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Confessions of an injured athlete

What I lost, what I hated, and how I healed

I have always divided the world into two types of people: athletes and non-athletes. I now know there are three: athletes, non-athletes, and injured athletes. The last category is by far the most neurotic. I would know. For the past year, I have been batting patella femoral syndrome in both knees.

First, some background: I run on McGill’s varsity cross-country and track and field teams. I live with other runners, and we chose our apartment because it is exactly 400 metres away from the outdoor track. Approximately one third of the clothes I own are made of spandex, and, come winter, I attach rubber picks to my shoes so I can continue running on the snow and ice.

I’m no stranger to injuries. I’ve had many, from a strained a calf muscle I got doing steeplechasing, blisters whose size would shock most medical professionals, bad ankle sprains, and even a few bruised ribs after tripping over a sidewalk crack (I’m also graceful). I won’t bore you with the details of my current injury, but let’s just say that it was stubborn and persistent. At this time last year, I was limping everywhere and going down stairs backwards so as to avoid bending my knee in a certain way. Needless to say, I couldn’t run.

After moving through the stages of denial, blame, and finally acceptance, I approached the rehabilitative process with a relentless drive that I wish could be channeled towards my GPA or summer job search. X-rays, bone scans, MRIs, sports doctors, and physiotherapists were just the beginning. I bought a road bike and spent hours riding it. Not knowing how to change the tube tires, I would walk like a duck in my plastic clip-in shoes all the way home if I got a flat mid-ride. I swallowed bottles of various anti-inflammatory pills, spread special gel on my knees, and shivered through ice baths. I even had a previous coach of mine videotape and analyze my gait to search for asymmetries.

The people at Moksha yoga have likely never seen such aggressive use of a membership card. “Weren’t you here this morning?” they would ask as I arrived for pilates in the afternoon. I swam laps, and learned to flip turn. In front of the TV, I did strengthening exercises with thera-bands, foam rollers, and other toys.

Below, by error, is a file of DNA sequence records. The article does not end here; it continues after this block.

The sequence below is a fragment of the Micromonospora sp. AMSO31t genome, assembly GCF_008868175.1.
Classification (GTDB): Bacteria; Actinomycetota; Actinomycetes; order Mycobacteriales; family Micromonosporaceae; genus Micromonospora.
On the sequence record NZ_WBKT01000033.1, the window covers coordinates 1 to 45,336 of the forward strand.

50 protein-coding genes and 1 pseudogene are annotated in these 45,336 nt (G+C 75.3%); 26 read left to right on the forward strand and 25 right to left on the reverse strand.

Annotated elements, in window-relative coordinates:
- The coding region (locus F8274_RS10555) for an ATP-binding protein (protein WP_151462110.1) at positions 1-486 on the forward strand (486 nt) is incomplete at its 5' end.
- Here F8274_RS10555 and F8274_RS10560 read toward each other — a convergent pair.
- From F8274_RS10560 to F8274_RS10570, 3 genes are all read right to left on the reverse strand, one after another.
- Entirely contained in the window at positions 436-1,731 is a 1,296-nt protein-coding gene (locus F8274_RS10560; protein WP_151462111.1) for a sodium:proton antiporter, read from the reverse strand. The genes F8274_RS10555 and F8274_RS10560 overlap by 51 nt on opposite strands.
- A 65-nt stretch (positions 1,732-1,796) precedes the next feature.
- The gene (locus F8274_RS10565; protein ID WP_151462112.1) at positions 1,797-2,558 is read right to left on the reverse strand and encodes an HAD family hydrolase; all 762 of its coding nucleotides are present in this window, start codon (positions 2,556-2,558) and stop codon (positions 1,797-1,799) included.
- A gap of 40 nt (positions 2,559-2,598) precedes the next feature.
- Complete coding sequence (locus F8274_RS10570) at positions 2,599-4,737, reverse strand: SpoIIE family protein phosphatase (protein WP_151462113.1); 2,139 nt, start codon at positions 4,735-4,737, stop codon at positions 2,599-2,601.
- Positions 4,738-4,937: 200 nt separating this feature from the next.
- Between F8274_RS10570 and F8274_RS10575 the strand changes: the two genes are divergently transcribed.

Then I added a weight-lifting regimen. By the summer, I was doing three forms of exercise a day (cardio, weights, and yoga), working at my job in between sessions, and going to bed at 10 every night. Every few weeks, I would try to run again, but the knee pain always returned. At the height of my lunacy, I wrote a letter to my left knee demanding that it heal itself.

It was while aqua-jogging in McGill’s Memorial Pool one day that I instantly understood why millions of people hate exercising. I hated it too! I hated pools. I hated being inside. I hated every activity because it wasn’t running. Aqua-jogging, or “pool running” as it’s informally called, is a particularly awful form of cross training. It’s also the most recommended, because it’s so low-impact. A pool runner straps a belt to his or her body and runs through the water at a pace that feels like slow-motion.

That day, I fought desperation in the deep end. I pumped my arms faster and faster. Was I crying or were my eyes just stinging from the chlorine? Then, I just stopped moving and unclipped my belt, which floated to the surface as I began to sink. My dignity had been reduced to this diaper, this strip of floatation foam that was – like me – fraying at the ends and stuck in the deep end. I’d had enough.

Walking home, I resented each casual jogger that passed by me. I couldn’t help but think, “Why hadn’t their knees given up on them? Why did I have to suffer and not them?” Once home, I went into my bedroom and shut the door. I then noticed there was something shiny on my bed.

It was a new journal with the first few pages already filled in. “Dear Madeleine,” the first entry began. “It’s me. Your left knee…”

I approached my injury with the conventional formula of rest, cross-training, and strengthening. But the missing ingredient to my rehab – to getting well and moving on – was something I had all along, but often failed to see: the people around me. The knee-letter and journal was a gift from the one roommate I have who is not on the track team. You don’t need to be an athlete to know how hard it is to be kept from doing something you love.

A few weekends later, I stood on the sidelines of a cross-country course in the pouring rain and cheered for my teammates. I saw the pain on their faces as their spikes sunk into the sodden golf course. Their faces were shiny with sweat and rain. Their jerseys were soaked and mud-covered, and they grimaced as they tried to work through the pain.

Being injured for a long period of time forced me to learn how to work through a similar pain. Much like runners do in a race, I began to push the self-pity aside in order to keep going. In the end, it was my friends who helped me do this best. They were the ones who laughed the hardest at my trials and tribulations, and who eventually convinced me to try running again this October.

On November 12, I ran at the national cross-country championship in a blizzard on the Plains of Abraham in Quebec City. The race went well, and my season ended in relief and pride. I had my happy ending.

Now my roommates have injuries of their own, and I can see the frustration in their eyes. What I say to them, like they said to me, and what I would say to anyone battling a persistent injury is this: keep on trying. Others do understand. You will heal.